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Semi-Automated Optimization of the CHARMM36 Lipid Force Field to Include Explicit Treatment of Long-Range Dispersion

submitted on 23.12.2020, 02:31 and posted on 30.12.2020, 06:33 by Yalun Yu, Andreas Kramer, Andrew Simmonett, Rick Venable, Alex MacKerell, Jeffery Klauda, Richard W. Pastor, Bernard Brooks
The development of the CHARMM lipid force field (FF) can be traced back to the early 1990s with its current version denoted CHARMM36 (C36). The parametrization of C36 utilized high-level quantum mechanical data and free energy calculations of model compounds before parameters were manually adjusted to yield agreement with experimental properties of lipid bilayers. While such manual fine-tuning of FF parameters is based on intuition and trial-and-error, automated methods can identify beneficial modifications of the parameters via their sensitivities and thereby guide the optimization process. This paper introduces a semi-automated approach to reparametrize the CHARMM lipid FF with consistent inclusion of long-range dispersion through the LennardJones particle-mesh Ewald (LJ-PME) approach. The optimization method is based on thermodynamic reweighting with regularization with respect to the C36 set. Two independent optimizations with different topology restrictions are presented. Targets of the optimizations are primarily liquid crystalline phase properties of lipid bilayers and the compression isotherm of monolayers. Pair correlation functions between water and lipid functional groups in aqueous solution are also included to address headgroup hydration. While the physics of the reweighting strategy itself is well understood, applying it to heterogeneous, complex anisotropic systems poses additional challenges. These were overcome through careful selection of target properties and reweighting settings allowing for the successful incorporation of the explicit treatment of long-range dispersion, and we denote the newly optimized lipid force field as C36/LJ-PME. The current implementation of the optimization protocol will facilitate the future development of the CHARMM and related lipid force fields.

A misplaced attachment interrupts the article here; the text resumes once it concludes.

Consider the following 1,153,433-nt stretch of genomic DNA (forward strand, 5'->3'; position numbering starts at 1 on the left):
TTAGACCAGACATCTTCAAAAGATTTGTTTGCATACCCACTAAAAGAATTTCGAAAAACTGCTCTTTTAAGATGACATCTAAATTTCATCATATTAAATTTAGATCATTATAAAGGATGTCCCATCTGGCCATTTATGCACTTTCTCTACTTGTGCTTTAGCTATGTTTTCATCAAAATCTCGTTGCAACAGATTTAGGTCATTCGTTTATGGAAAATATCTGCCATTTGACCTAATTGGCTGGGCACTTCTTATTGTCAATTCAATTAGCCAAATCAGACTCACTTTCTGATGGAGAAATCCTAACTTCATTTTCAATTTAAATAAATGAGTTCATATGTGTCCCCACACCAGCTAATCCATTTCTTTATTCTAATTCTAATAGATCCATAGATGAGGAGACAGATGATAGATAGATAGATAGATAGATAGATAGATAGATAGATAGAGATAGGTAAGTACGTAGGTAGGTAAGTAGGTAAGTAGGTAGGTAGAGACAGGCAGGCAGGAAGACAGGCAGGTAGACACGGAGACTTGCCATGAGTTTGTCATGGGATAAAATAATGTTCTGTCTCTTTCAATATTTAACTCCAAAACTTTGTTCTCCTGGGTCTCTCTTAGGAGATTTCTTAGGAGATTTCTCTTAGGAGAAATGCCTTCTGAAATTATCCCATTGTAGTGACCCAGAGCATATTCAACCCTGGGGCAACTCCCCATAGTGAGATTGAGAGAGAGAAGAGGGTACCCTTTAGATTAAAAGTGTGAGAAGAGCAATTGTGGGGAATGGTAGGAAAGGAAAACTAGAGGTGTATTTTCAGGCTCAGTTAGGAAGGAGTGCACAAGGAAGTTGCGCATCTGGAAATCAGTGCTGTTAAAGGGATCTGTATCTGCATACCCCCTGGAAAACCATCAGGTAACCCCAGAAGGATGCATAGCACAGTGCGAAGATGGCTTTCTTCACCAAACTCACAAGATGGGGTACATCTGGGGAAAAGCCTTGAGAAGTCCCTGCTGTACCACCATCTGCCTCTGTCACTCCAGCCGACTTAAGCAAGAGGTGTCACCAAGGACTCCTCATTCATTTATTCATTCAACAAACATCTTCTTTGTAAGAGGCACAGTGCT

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University of Maryland



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